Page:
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Appellate Division Rules Misrepresentations by the Claimant to an IME Is Sufficient for Fraud Finding

In New York, pursuant to Workers’ Compensation Law § 114-a (1), a claimant may be disqualified from receiving workers’ compensation benefits “[i]f for the purpose of obtaining compensation . . . or for the purpose of influencing any determination regarding any such payment, [he or she] knowingly makes a false statement or representation as to a material fact.”    A fact is “material” if it is “significant or essential to the issue or matter at hand,” and it need not be demonstrated here that claimant received compensation to which he was not otherwise entitled or that he did not sustain a compensable injury (Matter of Losurdo v Asbestos Free, 1 NY3d 258, 265 [2003].

Recently the Third Department of the New York Appellate Division entertained an appeal in which the claimant was disqualified from receiving future benefits and forced to pay back past benefits as a result of violating Workers’ Compensation Law § 114-a, therefore committing fraud.  The case, Matter of Poupore v Clinton County Highway Dept. 2016 NY Slip Op 03037 was decided on April 21, 2016.  In this case, the penalty imposed by the Law Judge and the Board Panel was upheld on appeal.

In this claim, the claimant was injured in 2002 while operating power equipment on a roadside when the road bank gave way and he fell. He has an established claim for work-related injuries to his left ankle and leg, pelvis and lumbar back, and was classified in 2005 as permanently partially disabled.

After being classified, he continued to treat with numerous treating physicians, continued to use prescribed narcotic pain medications and received workers’ compensation wage replacement benefits.

In 2012, the employer obtained surveillance of the claimant.  After reviewing the video, the employer alleged that claimant had violated Workers’ Compensation Law § 114-a based upon, among other evidence, video surveillance of claimant.  The video depicts the claimant engaged in activities that the employer argued are inconsistent with, among other things, representations he made to Marco Berard, the orthopedic surgeon retained by the employer who conducted an independent medical examination (hereinafter IME) of claimant on April 27, 2012.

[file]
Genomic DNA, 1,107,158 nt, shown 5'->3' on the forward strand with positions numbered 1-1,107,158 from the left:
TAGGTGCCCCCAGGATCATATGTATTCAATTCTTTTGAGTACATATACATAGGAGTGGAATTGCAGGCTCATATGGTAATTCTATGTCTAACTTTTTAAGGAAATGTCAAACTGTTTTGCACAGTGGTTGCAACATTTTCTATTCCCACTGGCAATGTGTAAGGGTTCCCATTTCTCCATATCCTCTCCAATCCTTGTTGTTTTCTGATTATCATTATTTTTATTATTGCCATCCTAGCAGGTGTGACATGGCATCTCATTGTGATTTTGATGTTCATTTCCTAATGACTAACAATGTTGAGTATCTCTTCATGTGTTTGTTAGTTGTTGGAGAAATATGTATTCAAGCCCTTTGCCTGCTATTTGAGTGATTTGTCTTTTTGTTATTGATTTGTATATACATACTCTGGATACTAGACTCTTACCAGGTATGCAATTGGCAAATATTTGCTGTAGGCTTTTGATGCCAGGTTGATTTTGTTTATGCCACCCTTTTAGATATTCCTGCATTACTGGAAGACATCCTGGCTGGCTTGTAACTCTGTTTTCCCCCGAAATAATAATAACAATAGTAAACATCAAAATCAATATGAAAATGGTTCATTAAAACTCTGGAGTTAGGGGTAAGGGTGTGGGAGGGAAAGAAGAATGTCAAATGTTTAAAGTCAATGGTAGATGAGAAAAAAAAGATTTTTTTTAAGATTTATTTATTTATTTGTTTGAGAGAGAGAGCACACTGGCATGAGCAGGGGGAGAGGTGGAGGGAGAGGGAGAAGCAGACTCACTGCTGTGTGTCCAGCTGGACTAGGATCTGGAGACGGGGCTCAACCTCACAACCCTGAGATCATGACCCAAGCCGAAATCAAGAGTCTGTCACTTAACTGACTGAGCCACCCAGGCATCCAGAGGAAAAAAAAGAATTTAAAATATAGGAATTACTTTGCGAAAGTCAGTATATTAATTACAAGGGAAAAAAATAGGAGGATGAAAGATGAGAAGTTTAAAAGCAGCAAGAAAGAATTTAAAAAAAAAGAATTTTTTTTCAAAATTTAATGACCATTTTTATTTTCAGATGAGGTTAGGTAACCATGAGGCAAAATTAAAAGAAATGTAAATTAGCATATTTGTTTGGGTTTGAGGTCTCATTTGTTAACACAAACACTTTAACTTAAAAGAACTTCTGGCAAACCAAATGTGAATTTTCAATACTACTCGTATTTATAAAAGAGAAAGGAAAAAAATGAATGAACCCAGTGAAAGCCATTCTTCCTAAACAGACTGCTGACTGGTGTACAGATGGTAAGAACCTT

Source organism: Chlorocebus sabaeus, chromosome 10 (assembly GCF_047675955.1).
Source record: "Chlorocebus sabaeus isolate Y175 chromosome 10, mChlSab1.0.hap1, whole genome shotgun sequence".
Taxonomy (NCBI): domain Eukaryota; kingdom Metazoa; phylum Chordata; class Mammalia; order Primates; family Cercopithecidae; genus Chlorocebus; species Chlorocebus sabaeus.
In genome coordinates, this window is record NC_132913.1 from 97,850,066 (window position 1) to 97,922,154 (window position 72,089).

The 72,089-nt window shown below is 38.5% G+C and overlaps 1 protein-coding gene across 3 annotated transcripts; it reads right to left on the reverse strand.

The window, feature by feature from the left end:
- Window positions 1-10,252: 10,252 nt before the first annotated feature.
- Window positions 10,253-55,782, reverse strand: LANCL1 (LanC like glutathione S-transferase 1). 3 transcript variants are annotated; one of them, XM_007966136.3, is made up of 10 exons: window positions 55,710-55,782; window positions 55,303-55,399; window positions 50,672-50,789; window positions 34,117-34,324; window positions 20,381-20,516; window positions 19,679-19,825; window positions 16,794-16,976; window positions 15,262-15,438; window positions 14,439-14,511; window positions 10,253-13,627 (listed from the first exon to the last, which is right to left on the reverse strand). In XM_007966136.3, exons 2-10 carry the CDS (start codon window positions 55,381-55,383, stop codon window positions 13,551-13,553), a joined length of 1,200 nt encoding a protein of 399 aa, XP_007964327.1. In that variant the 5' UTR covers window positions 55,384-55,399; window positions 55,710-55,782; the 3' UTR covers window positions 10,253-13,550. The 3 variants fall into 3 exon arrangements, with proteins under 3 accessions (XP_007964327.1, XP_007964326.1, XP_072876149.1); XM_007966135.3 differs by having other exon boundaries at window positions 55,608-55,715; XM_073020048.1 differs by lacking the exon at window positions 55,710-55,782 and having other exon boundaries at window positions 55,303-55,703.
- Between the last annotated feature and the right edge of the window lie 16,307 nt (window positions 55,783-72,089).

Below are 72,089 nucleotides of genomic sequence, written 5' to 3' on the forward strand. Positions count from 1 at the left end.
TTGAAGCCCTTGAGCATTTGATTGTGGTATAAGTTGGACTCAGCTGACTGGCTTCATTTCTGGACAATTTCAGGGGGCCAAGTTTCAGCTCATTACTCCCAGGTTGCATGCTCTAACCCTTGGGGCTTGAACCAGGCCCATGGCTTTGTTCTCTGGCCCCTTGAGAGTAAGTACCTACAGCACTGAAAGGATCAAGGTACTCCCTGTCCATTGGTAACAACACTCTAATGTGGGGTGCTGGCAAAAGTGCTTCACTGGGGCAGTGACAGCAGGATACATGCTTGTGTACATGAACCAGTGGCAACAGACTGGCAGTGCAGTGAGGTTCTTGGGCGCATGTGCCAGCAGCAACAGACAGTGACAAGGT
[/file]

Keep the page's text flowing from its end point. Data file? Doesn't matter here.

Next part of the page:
Following a hearing at which the IME doctor and the surveillance investigator testified, a Workers’ Compensation Law Judge (WCLJ) ruled that claimant had violated Workers’ Compensation Law § 114-a by, among other things, fraudulently representing his medical condition to medical providers, and imposed penalties.

The claimant appealed and, the Workers’ Compensation Board modified, agreeing that claimant had made willful misrepresentations during the IME in violation of Workers’ Compensation Law § 114-a, imposed a penalty equal to the wage replacement benefits paid to claimant from April 27, 2012 until September 14, 2012 and permanently disqualified him from receiving future indemnity benefits.  The claimant subsequently appealed the Board Panel’s Decision to the Third Department.

The Third Department upheld the decision of the Board Panel.   They found the Board’s factual finding that the claimant willfully misrepresented his activity capacity and actual disability status during the IME was supported by substantial evidence including the testimony of the IME doctor’s testimony, report and addendum , as well as the surveillance video.

The Court specifically noted that the record indicated that the claimant told the IME doctor that “he cannot do anything any more than sedentary activity” and needs help for all of his activities of daily living.   As a result the IME doctor found the claimant to be totally disabled.   After reviewing the video, the IME doctor could no longer offer an opinion regarding the claimant’s disability due to the discrepancy between the claimant’s statements and the activity in the video.  The video showed the claimant pumping gas, eating out lunch with his wife, sitting in a car, entering his truck, mounting a motorcycle, walking and squatting with no signs of physical impairment. The Court therefore found his statements to the IME doctor as willful misrepresentations of material facts on which the IME doctor relied in giving his degree of disability finding.

As a result, the Court found that the discretionary sanction of permanent disqualification from future wage replacement benefits to be proportionate to the claimant’s material misrepresentations.

In summary, penalties were upheld in this claim because:

  1. For the purpose of obtaining compensation;
  2. The claimant purposely influenced a determination regarding such payment by presenting complaints inconsistent with actual disability to the IME doctor;
  3. By knowingly making a false statement or representation as to material fact; and
  4. All of the above were supported by substantial evidence and testimony including the surveillance video, testimony of the IME doctor, testimony of the investigator who took the video, the original IME report and the addendum.

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